12 Home Tools You Need – Part 3

A Guide for New Homeowners.

toolbelt without tools Well, now that you’re in your new place and have the important stuff unpacked, you’ve probably made a good start on your list of things to fix or change to suit your taste. And that means… you’re likely going to be heading for the hardware store.

Today I’m highlighting 3 “maintenance tools” to add to your arsenal.

For those of you who need to catch up, you might want to check out Part 1 and Part 2 first.

Maintenance Tools

adjustable wrenches # 6

Adjustable Wrench


Adjustable wrench, crescent wrench, adjustable spanner or fit-all – whatever you might call it – when it comes down to the nuts & bolts of home ownership – it’s a very handy tool. Just try assembling that new gas BBQ without one and you’ll know what I mean.

It’s efficient too. You can tighten up the leaky toilet shutoff on your way to the garage, to fix that flat tire on your vintage Schwinn bicycle, knowing that you have the right-size wrench for each job.


Even though adjustable wrenches are by nature, “adjustable”, they still come in various sizes to suit the task. If I could only have ONE adjustable wrench, I’d have to go with the 8″ (mid-size) for the most flexibility.

Fortunately, adjustable wrenches can be purchased in a set of 3 at a reasonable price. There are some spiffy new designs hitting the market these days, but I recommend sticking with the common style (shown) for starting out. The shape allows you to get into places a bulkier design may not.

two sizes of putty knives #7

Putty Knife


You’ll need this often overlooked tool as soon as you start painting your new home – which is usually before you even move in. Task #1? – filling in the nail holes, nicks and scratches in the drywall or plaster you’ll notice the first time you see the place empty.

Other uses include: stripping paint off furniture, prying off switch plates, re-glazing old windows, and scraping dried paint drips off the hardwood floor (be gentle!).


Putty knives come in widths from 1″ to 4″, usually in 1/2″ increments. Even wider widths are available, but you really don’t need them unless you plan to crack fill new drywall construction.

For starters, I’d say the most useful width is 2″. This is wide enough to bridge many common wall nicks, but narrow enough to use between a door casing and light switch. You’ll can always add different widths to your tool box if you need them. (The rounded corners on the 2” wide one in the picture are from decades of use – from stripping furniture to applying roofing tar).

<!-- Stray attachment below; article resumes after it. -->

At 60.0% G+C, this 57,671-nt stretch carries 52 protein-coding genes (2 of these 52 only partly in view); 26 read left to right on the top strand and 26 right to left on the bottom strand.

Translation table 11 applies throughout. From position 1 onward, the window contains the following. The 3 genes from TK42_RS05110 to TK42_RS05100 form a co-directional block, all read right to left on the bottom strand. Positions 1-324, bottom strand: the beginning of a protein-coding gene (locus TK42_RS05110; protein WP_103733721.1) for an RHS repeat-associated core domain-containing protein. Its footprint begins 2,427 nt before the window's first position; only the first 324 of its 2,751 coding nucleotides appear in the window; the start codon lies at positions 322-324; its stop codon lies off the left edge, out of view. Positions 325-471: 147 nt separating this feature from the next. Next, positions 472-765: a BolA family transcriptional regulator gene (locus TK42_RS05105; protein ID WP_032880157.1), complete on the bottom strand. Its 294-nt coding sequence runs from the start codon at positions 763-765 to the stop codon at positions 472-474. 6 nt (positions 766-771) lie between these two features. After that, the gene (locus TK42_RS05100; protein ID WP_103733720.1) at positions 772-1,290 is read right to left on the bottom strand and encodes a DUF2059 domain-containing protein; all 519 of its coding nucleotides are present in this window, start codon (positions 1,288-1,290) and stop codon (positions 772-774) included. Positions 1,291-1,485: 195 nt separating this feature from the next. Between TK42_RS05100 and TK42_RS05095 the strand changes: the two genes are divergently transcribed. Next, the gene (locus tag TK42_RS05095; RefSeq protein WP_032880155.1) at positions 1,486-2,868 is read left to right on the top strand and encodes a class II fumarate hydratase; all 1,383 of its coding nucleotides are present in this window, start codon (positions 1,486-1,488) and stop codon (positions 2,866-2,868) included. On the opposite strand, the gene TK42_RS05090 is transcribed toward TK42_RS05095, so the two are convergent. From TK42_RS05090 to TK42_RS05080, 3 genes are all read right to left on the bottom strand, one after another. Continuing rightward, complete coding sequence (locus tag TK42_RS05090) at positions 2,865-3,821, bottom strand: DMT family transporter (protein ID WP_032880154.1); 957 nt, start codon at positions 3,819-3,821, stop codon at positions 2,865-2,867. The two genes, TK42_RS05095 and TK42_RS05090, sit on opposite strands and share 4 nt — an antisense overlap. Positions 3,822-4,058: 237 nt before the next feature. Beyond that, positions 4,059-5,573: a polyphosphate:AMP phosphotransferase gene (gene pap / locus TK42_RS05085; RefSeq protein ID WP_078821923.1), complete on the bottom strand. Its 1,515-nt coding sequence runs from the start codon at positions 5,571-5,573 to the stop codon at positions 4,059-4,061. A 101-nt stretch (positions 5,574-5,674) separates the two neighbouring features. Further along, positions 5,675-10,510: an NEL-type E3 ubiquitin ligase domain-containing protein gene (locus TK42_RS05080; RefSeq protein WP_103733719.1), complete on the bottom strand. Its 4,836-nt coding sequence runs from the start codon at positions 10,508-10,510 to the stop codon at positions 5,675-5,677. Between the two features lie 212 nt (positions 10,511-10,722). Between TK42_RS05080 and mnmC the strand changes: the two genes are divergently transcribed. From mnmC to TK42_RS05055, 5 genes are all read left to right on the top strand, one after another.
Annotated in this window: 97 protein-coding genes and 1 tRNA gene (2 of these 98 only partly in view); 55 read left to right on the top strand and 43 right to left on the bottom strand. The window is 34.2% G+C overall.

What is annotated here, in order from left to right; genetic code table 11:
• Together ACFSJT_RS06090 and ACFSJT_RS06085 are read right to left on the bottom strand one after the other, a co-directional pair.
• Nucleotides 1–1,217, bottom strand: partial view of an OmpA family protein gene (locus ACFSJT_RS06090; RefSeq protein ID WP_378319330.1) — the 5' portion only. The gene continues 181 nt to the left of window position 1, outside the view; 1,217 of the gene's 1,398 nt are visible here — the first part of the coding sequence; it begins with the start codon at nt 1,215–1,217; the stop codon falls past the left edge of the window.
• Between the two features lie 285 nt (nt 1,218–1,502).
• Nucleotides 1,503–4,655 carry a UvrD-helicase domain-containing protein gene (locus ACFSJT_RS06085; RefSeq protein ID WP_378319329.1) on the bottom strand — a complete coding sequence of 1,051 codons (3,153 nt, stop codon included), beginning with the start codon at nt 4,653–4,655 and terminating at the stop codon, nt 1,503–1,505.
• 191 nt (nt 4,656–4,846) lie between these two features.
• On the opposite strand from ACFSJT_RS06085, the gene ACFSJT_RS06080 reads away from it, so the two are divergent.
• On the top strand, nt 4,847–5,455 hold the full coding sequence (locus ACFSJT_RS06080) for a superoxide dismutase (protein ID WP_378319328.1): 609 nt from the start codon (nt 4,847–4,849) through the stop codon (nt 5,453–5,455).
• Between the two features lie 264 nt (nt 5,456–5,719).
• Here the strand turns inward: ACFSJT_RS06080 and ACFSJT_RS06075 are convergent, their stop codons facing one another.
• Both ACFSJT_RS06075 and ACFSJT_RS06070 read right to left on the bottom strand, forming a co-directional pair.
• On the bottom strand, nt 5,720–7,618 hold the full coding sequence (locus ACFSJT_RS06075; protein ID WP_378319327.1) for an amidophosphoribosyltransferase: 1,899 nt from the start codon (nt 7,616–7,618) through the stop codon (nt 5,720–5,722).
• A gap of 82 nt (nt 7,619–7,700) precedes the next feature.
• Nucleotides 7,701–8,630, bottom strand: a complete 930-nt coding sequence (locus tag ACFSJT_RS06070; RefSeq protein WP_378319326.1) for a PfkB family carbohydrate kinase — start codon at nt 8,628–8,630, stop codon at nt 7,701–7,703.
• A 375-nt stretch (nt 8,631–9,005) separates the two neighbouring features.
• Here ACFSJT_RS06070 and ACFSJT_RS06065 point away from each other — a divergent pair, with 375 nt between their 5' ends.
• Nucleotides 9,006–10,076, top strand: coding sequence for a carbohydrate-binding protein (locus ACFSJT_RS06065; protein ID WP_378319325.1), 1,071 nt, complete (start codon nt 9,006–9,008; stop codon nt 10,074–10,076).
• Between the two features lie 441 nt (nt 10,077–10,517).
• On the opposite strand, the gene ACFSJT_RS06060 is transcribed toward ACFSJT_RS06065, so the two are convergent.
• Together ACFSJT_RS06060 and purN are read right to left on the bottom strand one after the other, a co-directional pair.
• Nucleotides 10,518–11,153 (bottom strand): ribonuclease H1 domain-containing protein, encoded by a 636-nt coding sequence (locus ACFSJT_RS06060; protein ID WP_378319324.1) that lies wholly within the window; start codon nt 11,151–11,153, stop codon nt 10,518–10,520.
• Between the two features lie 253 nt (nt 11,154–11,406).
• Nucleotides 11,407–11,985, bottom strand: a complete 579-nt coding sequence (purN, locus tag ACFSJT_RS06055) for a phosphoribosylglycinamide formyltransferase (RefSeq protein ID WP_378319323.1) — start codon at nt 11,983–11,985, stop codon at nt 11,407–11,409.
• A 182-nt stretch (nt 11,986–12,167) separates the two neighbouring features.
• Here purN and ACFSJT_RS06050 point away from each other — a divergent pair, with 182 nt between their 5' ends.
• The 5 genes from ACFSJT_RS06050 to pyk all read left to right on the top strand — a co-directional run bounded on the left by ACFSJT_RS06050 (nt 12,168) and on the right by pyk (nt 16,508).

Look for one with a thin blade that has lots of “flex” to it and a comfortable handle. Cheap putty knives with thick, stiff blades are frustrating to use.

speed level-straightedge #8

Spirit Level


Does it bug you when that closet door swings open all by itself? Exactly.

Spirit levels are just the tool for checking to see if things are perfectly level, plumb or even at a jaunty 45 degree tilt (if that’s your inclination).

Doors, shelves, tables, mantles and cabinets all look and work better when they’re level and/or plumb.


Spirit levels come in a whole bunch of lengths. A small  9 -10 inch “torpedo” level can fit your tool box or slip into your back pocket. Look for a sturdy aluminum body with a magnetic edge (like this one at Amazon.com).

Longer levels are more accurate over longer distances, but you can always place your torpedo level on a longer straight edge when you’re ready to wallpaper the nursery.

My personal favourite is the 24″ Speed Level shown in the picture, which I’ve had for 20 years. It’s lightweight, and has a unique shape that tapers to a thin edge at the ruler markings. Checking for level is just one use.

It’s marked for measuring (inches/cms) which is handy for marking distances on a level line (like stud centres). But mine probably gets the most use as a straight edge for marking lines or as a cutting guide for my utility knife.

Sadly, the 24” may be an extinct species now. Amazon lists a 36″ version, but it’s out of stock with no promise of more. The manufacturer, does have them on the Empire website (again, just the 36″ though). If you see one of these in a hardware store, grab it. It’s a handy multi-purpose tool.

(Part 1) Pre-move Tools

(Part 2) Moving-in Tools

(Part 3) Maintenance Tools

(Part 4) Project Tools

(Part 5) Power Drill/Driver

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